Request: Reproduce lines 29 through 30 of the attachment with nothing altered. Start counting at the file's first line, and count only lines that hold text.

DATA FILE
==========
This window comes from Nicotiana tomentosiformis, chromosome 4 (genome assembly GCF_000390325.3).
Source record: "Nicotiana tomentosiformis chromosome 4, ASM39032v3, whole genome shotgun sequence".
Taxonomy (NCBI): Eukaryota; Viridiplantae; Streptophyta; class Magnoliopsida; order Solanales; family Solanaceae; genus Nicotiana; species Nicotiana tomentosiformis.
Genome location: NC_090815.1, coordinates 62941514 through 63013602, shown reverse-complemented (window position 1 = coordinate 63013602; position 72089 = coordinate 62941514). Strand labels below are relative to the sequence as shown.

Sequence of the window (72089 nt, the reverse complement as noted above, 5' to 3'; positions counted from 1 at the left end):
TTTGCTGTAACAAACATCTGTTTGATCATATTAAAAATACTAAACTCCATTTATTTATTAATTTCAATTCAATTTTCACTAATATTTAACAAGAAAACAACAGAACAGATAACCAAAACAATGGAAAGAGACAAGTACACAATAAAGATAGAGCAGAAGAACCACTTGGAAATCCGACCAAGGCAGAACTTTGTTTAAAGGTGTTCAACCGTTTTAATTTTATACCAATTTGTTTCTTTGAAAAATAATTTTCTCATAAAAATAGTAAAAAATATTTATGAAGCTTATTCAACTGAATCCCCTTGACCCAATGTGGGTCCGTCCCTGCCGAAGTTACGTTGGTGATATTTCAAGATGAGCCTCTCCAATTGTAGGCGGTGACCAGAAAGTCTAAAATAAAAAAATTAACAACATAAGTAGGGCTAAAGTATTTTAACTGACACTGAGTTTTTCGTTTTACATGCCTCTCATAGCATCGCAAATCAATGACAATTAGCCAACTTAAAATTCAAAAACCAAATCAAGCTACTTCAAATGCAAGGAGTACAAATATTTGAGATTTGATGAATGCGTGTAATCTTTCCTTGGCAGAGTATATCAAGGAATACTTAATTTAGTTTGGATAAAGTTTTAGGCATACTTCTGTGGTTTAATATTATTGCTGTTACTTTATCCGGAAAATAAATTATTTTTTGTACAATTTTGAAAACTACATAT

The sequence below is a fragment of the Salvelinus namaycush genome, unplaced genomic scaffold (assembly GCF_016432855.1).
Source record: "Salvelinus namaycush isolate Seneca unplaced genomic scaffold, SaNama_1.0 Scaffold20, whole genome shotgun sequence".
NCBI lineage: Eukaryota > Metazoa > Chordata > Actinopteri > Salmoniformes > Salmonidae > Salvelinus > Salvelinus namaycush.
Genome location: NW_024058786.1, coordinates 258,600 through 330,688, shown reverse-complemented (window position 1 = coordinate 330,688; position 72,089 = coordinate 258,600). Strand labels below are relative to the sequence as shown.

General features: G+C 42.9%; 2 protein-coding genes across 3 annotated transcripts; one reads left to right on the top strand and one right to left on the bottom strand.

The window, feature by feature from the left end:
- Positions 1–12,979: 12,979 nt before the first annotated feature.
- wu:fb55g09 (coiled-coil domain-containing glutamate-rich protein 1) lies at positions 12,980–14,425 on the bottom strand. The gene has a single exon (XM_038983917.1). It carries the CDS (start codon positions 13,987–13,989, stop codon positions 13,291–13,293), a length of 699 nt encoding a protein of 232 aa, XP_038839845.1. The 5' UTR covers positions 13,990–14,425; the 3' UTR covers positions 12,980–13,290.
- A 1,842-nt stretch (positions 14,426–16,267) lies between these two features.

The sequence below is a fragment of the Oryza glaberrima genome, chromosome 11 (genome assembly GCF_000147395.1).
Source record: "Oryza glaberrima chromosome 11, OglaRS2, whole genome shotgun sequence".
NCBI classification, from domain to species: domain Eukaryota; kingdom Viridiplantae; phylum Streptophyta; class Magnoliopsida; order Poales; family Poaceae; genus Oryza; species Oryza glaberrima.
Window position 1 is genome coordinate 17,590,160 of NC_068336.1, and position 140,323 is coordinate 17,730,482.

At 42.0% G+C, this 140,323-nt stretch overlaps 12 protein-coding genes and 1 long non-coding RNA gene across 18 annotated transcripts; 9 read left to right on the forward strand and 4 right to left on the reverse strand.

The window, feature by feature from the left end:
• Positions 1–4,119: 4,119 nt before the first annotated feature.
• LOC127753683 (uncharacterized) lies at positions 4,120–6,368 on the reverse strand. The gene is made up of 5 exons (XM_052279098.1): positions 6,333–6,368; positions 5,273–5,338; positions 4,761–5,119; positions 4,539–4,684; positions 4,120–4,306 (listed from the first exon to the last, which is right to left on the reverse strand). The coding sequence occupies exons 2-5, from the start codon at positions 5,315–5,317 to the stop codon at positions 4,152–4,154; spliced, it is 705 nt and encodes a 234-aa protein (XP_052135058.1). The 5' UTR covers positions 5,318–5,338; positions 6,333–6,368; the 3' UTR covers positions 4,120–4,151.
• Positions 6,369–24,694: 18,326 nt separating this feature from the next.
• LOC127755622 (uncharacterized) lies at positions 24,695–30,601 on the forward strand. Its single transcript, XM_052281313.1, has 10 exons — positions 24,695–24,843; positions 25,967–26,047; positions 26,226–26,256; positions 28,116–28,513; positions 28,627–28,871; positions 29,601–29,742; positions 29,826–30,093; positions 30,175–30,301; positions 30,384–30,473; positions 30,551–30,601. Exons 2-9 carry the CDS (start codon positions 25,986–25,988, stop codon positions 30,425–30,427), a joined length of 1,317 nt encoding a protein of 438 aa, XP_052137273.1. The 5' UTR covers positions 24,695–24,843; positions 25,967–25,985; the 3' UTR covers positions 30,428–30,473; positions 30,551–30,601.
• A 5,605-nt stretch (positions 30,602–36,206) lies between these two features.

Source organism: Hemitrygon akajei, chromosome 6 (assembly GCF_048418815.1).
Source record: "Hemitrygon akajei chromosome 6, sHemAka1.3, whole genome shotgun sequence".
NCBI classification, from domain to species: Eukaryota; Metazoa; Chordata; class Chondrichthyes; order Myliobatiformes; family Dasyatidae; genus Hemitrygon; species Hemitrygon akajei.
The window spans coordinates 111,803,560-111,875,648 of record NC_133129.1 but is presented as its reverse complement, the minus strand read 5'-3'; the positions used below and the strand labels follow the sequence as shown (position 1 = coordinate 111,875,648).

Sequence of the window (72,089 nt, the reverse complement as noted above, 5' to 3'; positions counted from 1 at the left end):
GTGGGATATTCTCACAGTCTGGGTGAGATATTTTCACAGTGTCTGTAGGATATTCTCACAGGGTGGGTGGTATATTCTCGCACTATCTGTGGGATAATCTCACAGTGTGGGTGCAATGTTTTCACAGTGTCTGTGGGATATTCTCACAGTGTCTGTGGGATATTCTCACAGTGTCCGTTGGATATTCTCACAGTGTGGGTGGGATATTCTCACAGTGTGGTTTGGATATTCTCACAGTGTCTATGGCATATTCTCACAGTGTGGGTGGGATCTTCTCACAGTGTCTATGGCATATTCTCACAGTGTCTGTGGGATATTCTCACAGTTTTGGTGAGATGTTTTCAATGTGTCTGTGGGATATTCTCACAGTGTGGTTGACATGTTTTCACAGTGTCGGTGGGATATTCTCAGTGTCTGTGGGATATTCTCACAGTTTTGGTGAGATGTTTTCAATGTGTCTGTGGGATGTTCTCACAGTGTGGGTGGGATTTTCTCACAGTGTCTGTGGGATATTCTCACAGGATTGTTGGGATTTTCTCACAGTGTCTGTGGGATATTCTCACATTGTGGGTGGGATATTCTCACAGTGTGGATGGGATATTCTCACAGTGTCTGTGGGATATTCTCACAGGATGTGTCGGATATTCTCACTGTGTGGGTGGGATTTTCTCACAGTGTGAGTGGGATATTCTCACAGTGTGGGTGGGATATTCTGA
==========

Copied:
NCBI classification, from domain to species: Eukaryota; Metazoa; Chordata; class Chondrichthyes; order Myliobatiformes; family Dasyatidae; genus Hemitrygon; species Hemitrygon akajei.
The window spans coordinates 111,803,560-111,875,648 of record NC_133129.1 but is presented as its reverse complement, the minus strand read 5'-3'; the positions used below and the strand labels follow the sequence as shown (position 1 = coordinate 111,875,648).